a favorable rating that may lead to a higher score on the company’s proposals.



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                    Foundation and the National Aeronautics and Space Administration were
                    uncertain whether the legislation defined a frequent winner as a company
                    with 15 awards in a 5-year period from a single agency or from all agencies
                    combined. They interpreted the law to mean awards from a single agency
                    and found virtually no companies that belonged in this category at their
                    agencies, so they did not focus further on the issue. The program manager
                    at the National Institutes of Health told us that his agency collected the
                    information, as required, but that officials were uncertain how to use the
                    information effectively and said that it played a minimal, if any, role in the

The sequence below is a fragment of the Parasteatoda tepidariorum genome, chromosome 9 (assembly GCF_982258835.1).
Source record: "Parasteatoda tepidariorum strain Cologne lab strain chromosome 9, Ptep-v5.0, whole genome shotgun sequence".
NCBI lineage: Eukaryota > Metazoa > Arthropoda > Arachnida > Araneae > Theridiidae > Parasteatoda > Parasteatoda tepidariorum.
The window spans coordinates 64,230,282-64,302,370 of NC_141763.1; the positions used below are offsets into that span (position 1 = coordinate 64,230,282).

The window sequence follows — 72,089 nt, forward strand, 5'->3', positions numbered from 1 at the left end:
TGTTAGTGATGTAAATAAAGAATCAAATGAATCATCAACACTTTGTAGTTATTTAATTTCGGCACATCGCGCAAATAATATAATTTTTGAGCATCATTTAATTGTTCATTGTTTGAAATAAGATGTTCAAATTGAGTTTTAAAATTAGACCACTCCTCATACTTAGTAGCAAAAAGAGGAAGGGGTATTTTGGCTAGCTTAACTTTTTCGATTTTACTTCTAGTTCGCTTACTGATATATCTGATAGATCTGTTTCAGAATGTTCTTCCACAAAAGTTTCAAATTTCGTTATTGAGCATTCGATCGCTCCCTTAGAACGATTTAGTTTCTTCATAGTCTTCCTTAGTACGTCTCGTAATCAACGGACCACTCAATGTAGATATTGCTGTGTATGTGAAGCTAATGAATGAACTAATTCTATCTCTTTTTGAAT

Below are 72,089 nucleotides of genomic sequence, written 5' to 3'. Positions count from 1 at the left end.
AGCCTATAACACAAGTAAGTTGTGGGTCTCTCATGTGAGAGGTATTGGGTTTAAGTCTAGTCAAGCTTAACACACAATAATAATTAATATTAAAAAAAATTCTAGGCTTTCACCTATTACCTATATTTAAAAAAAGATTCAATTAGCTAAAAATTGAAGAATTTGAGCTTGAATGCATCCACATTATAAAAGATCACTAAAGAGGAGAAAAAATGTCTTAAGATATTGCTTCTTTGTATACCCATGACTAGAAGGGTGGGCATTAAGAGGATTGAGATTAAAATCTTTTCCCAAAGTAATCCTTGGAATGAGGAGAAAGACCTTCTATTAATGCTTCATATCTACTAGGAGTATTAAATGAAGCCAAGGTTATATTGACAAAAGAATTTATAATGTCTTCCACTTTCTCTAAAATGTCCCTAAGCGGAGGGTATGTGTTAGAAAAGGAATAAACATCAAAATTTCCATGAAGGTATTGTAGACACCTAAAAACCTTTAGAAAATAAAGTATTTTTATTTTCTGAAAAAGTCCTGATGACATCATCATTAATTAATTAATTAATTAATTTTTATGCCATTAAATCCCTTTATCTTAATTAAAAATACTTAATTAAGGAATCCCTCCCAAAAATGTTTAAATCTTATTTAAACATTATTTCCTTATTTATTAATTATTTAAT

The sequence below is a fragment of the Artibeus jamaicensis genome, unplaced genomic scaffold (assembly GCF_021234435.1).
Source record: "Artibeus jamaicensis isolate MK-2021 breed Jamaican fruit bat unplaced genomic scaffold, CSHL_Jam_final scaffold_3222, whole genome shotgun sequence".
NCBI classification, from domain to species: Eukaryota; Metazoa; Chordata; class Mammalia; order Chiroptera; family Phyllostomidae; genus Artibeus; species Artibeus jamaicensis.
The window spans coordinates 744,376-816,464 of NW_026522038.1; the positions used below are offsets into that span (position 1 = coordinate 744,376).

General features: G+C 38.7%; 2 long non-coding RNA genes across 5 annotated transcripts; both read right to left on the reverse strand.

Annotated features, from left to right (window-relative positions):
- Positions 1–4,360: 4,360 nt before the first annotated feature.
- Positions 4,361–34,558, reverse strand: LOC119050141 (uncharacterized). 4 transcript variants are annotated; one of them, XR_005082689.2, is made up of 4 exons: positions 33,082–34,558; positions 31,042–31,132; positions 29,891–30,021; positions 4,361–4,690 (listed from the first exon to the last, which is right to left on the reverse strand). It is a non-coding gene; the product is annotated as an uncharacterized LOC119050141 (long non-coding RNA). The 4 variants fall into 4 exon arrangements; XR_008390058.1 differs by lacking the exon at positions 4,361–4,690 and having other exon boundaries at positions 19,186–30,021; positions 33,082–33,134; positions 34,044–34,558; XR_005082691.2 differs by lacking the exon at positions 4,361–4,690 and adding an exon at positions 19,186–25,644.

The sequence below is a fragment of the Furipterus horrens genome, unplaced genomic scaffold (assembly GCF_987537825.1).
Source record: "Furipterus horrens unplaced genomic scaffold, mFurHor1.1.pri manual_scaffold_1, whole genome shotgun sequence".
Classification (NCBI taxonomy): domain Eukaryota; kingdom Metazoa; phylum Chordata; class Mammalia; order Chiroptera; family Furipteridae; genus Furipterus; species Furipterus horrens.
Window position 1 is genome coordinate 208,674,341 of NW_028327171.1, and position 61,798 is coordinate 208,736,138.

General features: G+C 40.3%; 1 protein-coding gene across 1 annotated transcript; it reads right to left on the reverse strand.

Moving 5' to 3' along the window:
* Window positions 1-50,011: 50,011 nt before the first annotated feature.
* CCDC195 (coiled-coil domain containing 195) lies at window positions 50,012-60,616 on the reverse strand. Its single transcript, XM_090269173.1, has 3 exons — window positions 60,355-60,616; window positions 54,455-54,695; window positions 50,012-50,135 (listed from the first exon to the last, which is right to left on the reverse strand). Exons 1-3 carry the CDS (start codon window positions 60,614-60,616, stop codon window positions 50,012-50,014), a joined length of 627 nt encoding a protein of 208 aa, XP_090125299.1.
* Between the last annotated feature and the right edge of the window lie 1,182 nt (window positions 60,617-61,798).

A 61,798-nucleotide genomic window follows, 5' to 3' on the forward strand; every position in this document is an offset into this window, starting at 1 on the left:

evaluation of proposals. In general, the five agencies with smaller
                    programs have taken no special steps to focus on frequent winners.


                    Despite the greater emphasis on commercialization, the program’s other
The Emphasis on     goals remain important to the agencies when evaluating companies’
Commercialization   accomplishments and subsequent proposals. According to some of the
Raises Questions    program managers, a relatively low level of commercialization may not
                    signal failure because a company may have achieved other goals. The
About the Role of   difficulty, for agencies, of using any particular goal as a key criterion for